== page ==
Saturday 17 October 2020

Saturday 17th October

The benefits of birder saturation was in evidence today with all 'regulars' and a number of other local birders present from well before dawn and with constant coverage through to dusk. The site species list of 89 has only been equaled or exceeded before eight times since 2000.

In the twilight before dawn, a Tawny Owl drifted beside the Back Path into Dead Dolphin Wood; the first of the year. The 2nd new species for the year before dawn was a Fieldfare that flew N. Visible migration started about 15 mins later than yesterday (c.07:40), was more rushed and more-or-less ended after about 2.5 hours. Highlights were two Great White Egret that languidly cruised across the lower estuary, rose over Exmouth town and were lost from view over the wooded ridge four miles away to the east at 09:05. This raised the site year-list to 174. Ten Crossbill (5,4,1) flew NE at higher elevation than in previous days, across a sky with receding cloud cover and only a breath of wind from the NNW.

Other counts of birds on the move, c.175 Goldfinch (NE), 63 Meadow Pipit (NE), 53 Greenfinch (NE), 42 Siskin (NE), 38 Swallow (NE), 31 Skylark (35 W, three on W Pt.); 17 Lesser Redpoll (NE), 14 Linnet (NE), 25 alba wagtail (WSW & NE), 22 Chaffinch, 11 Shelduck (SSE), 11 Rook (SW & NE), five Great Spotted Woodpecker made sorties NE then headed back; three Coal Tit (NE, incl. one in the bushes); of two briefly seen both looked like britannicus or intermediate types. Also two Grey Wagtail, an adult winter Mediterranean Gull (N), a Buzzard (E), a Jackdaw, a Raven (E), a Mistle Thrush, and randomly a summer-plumage Great Northern Diver that circled high above a couple of times before heading back out to sea. In the middle of the day, a Short-eared Owl flew over across the site.

Presumably the same as yesterday's Yellowhammer loitered with finch flocks that dropped into the Greenland Lake area before moving on. Also six Cirl Bunting and two Reed Bunting.

The ebbing spring tide had dropped by the time most observers reached the far end of the reserve and a selected counts managed were "hundreds" of Teal, Oystercatcher, Redshank and Curlew; 257 Dunlin, 58 Knot, "tens" of Grey Plover, Bar-tailed Godwit and Turnstone; 21 Mute Swan, 19 Cormorant, 11 Greenshank, six Little Egret, five Sanderling, five Common Snipe rose from the saltmarsh; two Grey Heron, just one Ringed Plover, the drake Eider was on Finger Point and the Slavonian Grebe. At low tide, four Cattle Egret flew toward the estuary corner beside the railway line at c.15:00, completing a three egret day.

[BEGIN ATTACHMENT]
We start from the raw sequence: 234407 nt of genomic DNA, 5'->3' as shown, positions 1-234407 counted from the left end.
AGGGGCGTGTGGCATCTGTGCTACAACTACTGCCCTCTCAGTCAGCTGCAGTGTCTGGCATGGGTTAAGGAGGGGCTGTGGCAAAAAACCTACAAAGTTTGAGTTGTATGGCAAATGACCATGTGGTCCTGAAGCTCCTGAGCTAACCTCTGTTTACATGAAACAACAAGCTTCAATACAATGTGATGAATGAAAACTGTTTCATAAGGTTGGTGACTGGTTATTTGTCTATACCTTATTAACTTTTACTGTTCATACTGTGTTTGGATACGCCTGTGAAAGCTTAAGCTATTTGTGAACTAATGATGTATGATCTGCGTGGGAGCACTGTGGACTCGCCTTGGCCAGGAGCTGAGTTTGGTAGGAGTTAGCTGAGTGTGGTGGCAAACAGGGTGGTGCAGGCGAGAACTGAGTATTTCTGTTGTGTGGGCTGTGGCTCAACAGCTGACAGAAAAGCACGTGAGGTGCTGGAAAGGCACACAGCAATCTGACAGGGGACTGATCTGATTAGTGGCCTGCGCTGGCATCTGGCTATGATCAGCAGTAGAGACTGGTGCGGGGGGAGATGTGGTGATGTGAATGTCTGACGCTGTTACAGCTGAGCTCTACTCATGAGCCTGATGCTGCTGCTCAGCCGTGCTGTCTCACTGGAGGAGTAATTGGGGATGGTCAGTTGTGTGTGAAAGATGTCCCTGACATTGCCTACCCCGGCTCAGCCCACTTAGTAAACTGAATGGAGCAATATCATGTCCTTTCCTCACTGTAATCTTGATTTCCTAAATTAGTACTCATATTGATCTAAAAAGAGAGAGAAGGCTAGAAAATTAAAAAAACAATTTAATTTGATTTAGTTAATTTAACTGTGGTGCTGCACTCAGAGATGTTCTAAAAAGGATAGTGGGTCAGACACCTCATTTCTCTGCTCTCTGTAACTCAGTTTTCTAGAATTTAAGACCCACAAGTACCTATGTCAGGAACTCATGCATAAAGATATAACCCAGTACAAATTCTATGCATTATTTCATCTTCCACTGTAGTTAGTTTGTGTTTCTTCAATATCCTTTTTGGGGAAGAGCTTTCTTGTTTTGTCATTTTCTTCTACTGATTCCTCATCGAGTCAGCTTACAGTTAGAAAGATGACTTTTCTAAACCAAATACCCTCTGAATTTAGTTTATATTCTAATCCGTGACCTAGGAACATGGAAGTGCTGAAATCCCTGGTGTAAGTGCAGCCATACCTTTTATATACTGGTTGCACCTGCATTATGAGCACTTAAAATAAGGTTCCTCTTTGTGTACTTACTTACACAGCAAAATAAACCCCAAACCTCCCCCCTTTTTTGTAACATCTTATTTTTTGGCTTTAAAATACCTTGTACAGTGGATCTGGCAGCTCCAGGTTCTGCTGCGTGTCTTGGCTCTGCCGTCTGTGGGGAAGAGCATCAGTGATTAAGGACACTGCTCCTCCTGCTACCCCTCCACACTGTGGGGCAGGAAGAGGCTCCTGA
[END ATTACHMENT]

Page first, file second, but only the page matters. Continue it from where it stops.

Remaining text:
Of the 15 Pale-bellied Brent Goose, an adult of a family group of five was ringed with a yellow '9' (left leg) and a blue 'V' (right leg). This was ringed as a juvenile at Alftanes, Fotbaltavollur, SW Iceland on 11 May 2017 and was last seen at Dawlish Warren from 19 Oct to 20 Nov 2017.

This taxa is an autumn migrant here with a few individuals that remain to overwinter, and is most notable as a spring migrant with sometimes 3-figures present. These are from the NE Greenland hrota population that predominately winter in Ireland (chiefly at Strangford Lough) with smaller numbers in Britain, the Channel Islands and on the north coasts of France and Spain. The other discrete population of hrota that winter in NW Europe nest in Spitsbergen and Franz Josef Land and winter in NE England (Lindisfarne) and Denmark.

The drake Shoveler was still on the Main Pond, as were six Mallard before dawn and six Moorhen. Offshore, c.40 Common Scoter, 20 Gannet, seven Kittiwake and a few auk spp.

A flock of 13 Long-tailed Tit with some of the eight Chiffchaff and five Goldcrest roamed wooded areas. Also a Blackcap, a Song Thrush

A mixture of other sightings, seven Stonechat, three Rock Pipit, three Bullfinch, two Kingfisher, two Sparrowhawk, a Peregrine, a Kestrel and a Green Woodpecker made it across to the site from the mainland, where one has been heard calling periodically for some weeks.

Wildlife news: a few Migrant Hawker and Common Darter still on the wing. Two Water Vole swam across channels of the Main Pond.

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